JunoCam Images of Europa, Before and After
This pair of images shows the same portion of Jupiter's moon Europa before and after it was processed. The original (minimally processed) image, left, was captured by JunoCam, the public engagement camera aboard NASA's Juno spacecraft, during the mission's close flyby on Sept. 29, 2022. Captured at an altitude of 945 miles (1,521 kilometers) above a region of the moon called Annwn Regio, it was minimally processed.
Citizen scientist Navaneeth Krishnan reprocessed the image to produce the version on the right. The enhanced color contrast causes larger surface features to stand out more. An example of the results can be seen in the lower right of this image, where the pits and a small rectangular block (reflecting more light than surrounding features) cast notable shadows. Small-scale texturing of the surface in the image needs to be carefully studied to distinguish between features and artifacts from processing, but the image serves both art and science by drawing us deeper into Europa's alien landscape.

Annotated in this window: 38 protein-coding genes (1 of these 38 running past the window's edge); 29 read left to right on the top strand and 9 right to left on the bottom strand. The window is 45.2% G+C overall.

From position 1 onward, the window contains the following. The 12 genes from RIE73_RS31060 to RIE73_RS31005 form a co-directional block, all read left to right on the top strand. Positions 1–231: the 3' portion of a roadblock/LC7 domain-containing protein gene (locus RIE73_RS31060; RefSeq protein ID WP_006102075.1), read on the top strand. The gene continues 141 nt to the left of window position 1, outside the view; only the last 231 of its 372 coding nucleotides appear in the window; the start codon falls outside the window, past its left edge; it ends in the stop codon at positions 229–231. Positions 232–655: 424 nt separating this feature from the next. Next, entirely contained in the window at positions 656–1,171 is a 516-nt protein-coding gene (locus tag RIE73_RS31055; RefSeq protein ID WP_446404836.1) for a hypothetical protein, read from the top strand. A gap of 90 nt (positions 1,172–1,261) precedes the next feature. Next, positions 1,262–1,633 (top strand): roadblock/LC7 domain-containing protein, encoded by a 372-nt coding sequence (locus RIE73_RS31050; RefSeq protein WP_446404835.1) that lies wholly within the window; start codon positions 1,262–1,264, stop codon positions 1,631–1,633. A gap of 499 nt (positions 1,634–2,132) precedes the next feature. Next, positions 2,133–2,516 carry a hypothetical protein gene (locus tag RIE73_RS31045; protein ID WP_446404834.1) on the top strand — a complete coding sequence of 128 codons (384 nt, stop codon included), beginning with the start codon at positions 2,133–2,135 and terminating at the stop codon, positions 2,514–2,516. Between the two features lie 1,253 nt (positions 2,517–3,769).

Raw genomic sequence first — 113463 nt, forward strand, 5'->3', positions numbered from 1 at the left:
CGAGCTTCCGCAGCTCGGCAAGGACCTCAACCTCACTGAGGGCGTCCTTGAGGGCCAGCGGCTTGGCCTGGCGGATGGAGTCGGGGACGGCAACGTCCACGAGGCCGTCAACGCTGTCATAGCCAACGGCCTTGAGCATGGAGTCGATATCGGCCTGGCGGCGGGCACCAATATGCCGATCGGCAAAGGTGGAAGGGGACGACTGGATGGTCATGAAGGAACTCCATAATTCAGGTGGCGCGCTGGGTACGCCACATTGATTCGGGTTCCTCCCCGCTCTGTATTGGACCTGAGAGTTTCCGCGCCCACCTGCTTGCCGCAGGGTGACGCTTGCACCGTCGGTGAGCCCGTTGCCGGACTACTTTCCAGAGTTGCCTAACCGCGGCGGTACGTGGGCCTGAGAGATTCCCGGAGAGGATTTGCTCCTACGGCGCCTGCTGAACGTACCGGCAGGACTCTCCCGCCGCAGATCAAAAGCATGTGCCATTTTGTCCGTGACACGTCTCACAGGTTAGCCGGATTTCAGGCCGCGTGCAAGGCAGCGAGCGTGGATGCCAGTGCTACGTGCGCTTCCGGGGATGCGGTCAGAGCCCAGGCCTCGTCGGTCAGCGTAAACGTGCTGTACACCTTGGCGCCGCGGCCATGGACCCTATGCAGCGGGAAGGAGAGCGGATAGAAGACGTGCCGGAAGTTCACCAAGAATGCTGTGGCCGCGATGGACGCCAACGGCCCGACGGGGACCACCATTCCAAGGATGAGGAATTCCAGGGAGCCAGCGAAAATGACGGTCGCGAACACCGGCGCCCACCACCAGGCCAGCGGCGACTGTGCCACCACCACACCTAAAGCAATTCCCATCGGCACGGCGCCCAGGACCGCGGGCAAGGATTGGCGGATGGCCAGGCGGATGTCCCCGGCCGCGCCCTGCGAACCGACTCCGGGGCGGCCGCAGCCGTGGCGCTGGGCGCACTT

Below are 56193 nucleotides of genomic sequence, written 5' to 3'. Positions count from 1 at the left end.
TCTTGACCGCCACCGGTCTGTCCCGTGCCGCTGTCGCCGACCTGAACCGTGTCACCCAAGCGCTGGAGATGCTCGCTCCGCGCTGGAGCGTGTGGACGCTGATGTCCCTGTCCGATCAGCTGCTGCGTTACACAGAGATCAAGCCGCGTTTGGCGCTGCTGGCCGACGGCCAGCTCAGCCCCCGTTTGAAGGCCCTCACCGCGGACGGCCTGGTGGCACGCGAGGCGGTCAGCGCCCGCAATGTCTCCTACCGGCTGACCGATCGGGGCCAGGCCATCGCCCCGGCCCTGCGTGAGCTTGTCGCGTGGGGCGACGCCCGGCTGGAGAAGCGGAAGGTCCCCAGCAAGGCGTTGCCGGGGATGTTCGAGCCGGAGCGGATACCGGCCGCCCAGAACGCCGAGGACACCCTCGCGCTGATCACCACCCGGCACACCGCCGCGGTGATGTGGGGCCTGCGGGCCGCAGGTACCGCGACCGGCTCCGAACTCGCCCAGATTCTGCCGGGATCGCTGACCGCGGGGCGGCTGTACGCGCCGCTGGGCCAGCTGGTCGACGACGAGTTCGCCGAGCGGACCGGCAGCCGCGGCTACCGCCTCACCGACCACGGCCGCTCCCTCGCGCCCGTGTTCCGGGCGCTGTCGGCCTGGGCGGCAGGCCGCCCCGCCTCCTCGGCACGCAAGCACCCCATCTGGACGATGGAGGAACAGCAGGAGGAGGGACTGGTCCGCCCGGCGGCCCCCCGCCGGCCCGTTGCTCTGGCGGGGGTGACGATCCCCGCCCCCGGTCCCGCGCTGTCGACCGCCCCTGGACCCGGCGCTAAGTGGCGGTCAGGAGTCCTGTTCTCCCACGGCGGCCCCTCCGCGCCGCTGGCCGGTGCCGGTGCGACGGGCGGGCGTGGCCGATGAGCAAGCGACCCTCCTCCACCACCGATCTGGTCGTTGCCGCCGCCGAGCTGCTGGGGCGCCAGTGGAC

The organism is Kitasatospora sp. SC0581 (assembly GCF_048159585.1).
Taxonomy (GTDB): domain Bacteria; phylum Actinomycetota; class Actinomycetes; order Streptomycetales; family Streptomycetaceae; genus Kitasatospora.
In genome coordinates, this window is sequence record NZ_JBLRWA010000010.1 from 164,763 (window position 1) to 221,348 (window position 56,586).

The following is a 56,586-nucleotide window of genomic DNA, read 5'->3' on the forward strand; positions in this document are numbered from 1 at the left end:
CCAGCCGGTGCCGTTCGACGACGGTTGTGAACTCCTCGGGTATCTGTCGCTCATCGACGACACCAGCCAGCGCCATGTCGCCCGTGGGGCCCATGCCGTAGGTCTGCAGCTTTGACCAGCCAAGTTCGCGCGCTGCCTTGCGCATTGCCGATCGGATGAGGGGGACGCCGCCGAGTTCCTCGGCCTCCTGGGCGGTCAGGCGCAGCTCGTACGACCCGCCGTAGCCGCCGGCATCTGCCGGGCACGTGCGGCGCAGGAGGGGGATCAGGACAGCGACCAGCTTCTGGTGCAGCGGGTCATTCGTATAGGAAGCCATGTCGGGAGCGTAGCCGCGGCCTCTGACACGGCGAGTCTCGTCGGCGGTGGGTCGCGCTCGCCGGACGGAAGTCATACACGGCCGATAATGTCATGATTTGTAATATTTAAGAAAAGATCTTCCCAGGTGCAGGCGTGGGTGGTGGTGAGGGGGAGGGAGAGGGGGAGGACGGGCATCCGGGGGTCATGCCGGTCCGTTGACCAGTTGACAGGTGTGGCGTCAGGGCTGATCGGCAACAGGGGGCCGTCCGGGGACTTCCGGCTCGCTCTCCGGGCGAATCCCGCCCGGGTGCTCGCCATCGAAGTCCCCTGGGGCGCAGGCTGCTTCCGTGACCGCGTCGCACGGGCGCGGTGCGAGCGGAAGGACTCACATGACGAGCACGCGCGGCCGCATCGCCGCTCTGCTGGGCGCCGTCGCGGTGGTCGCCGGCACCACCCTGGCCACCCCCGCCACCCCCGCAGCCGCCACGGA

In processing raw images taken by JunoCam, members of the public create deep-space portraits of the Jovian moon that aren't only awe-inspiring but also worthy of further scientific scrutiny. Juno citizen scientists have played an invaluable role in processing the numerous JunoCam images obtained during science operations at Jupiter.
More information about NASA citizen science can be found at https://science.nasa.gov/citizenscience and https://www.nasa.gov/solve/opportunities/citizenscience.
JunoCam's raw images are available for the public to peruse and process into image products at https://missionjuno.swri.edu/junocam/processing.